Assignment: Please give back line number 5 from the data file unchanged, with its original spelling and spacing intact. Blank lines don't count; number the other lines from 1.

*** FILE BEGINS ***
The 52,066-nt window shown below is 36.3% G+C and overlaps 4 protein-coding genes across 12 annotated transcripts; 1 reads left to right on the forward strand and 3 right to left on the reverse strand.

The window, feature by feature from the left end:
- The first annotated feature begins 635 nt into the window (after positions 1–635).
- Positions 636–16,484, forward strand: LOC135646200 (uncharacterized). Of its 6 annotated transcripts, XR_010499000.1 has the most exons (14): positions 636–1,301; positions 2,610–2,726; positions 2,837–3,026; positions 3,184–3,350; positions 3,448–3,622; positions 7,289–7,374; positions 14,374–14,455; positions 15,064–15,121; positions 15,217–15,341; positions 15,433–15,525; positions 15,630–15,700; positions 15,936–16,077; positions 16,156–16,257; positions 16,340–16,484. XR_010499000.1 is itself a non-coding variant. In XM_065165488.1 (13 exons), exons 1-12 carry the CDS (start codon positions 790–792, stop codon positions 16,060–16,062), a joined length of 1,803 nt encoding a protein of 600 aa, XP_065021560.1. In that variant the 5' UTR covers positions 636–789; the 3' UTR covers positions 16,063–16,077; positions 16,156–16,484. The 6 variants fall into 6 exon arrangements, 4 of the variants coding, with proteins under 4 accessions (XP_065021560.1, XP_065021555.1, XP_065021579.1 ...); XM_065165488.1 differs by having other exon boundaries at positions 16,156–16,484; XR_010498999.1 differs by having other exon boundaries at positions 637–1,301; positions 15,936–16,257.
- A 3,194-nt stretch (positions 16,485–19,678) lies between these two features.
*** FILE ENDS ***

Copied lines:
- A 3,194-nt stretch (positions 16,485–19,678) lies between these two features.